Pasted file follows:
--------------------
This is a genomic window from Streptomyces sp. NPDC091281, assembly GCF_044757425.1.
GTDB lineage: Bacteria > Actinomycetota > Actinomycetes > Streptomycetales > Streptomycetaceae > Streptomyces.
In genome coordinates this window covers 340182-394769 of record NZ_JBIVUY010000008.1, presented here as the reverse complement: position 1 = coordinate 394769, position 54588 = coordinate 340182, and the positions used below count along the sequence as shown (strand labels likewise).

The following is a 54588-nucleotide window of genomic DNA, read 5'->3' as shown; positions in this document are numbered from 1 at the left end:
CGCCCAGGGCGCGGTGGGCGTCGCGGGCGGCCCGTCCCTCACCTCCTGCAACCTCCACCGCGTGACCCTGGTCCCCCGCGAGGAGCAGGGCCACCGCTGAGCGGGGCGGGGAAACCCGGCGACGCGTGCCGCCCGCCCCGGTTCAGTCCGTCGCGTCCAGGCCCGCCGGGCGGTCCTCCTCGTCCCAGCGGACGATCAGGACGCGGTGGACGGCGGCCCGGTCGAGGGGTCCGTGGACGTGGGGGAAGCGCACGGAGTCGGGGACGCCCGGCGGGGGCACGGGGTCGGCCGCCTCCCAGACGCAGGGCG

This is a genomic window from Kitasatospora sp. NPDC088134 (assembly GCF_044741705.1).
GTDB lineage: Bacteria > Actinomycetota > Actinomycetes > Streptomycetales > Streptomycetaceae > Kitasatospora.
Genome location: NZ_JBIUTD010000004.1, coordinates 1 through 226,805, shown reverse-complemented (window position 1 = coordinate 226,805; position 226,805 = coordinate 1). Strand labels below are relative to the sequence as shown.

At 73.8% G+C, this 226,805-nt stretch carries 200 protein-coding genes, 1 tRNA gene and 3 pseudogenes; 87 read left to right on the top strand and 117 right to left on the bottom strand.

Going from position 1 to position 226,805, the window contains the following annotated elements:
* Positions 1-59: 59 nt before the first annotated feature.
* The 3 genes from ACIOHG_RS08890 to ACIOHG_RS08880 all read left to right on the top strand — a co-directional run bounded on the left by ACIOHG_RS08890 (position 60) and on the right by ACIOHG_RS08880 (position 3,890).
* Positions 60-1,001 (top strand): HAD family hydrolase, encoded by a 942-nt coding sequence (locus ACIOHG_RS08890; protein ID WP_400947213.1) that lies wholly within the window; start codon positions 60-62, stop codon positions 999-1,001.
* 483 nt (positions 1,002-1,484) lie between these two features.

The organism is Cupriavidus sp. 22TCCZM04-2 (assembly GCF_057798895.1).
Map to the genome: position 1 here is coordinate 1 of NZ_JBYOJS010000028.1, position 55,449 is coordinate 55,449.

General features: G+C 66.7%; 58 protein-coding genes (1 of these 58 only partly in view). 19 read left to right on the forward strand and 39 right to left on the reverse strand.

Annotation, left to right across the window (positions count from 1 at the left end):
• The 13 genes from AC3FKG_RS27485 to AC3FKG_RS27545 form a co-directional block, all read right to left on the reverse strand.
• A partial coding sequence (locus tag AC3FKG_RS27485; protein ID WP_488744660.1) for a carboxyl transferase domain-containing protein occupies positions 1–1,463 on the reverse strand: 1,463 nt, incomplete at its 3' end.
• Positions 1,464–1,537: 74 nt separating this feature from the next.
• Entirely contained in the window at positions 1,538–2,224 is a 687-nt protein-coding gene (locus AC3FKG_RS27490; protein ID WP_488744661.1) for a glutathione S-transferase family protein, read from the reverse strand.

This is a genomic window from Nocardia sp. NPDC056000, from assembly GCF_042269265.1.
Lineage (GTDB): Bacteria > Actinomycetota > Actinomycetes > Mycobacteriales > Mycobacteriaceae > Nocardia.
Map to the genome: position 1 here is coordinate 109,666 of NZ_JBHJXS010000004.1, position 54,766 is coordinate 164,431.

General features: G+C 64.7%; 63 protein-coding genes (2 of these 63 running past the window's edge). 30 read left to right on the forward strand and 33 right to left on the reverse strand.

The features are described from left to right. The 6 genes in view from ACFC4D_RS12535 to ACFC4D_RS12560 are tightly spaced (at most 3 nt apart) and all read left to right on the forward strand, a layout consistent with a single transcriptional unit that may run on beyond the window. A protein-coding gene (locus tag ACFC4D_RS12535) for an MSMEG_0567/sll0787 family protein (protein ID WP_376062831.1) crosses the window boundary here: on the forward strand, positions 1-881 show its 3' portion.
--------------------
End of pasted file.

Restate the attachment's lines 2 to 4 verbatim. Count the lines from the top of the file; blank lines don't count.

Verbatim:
GTDB lineage: Bacteria > Actinomycetota > Actinomycetes > Streptomycetales > Streptomycetaceae > Streptomyces.
In genome coordinates this window covers 340182-394769 of record NZ_JBIVUY010000008.1, presented here as the reverse complement: position 1 = coordinate 394769, position 54588 = coordinate 340182, and the positions used below count along the sequence as shown (strand labels likewise).

The following is a 54588-nucleotide window of genomic DNA, read 5'->3' as shown; positions in this document are numbered from 1 at the left end: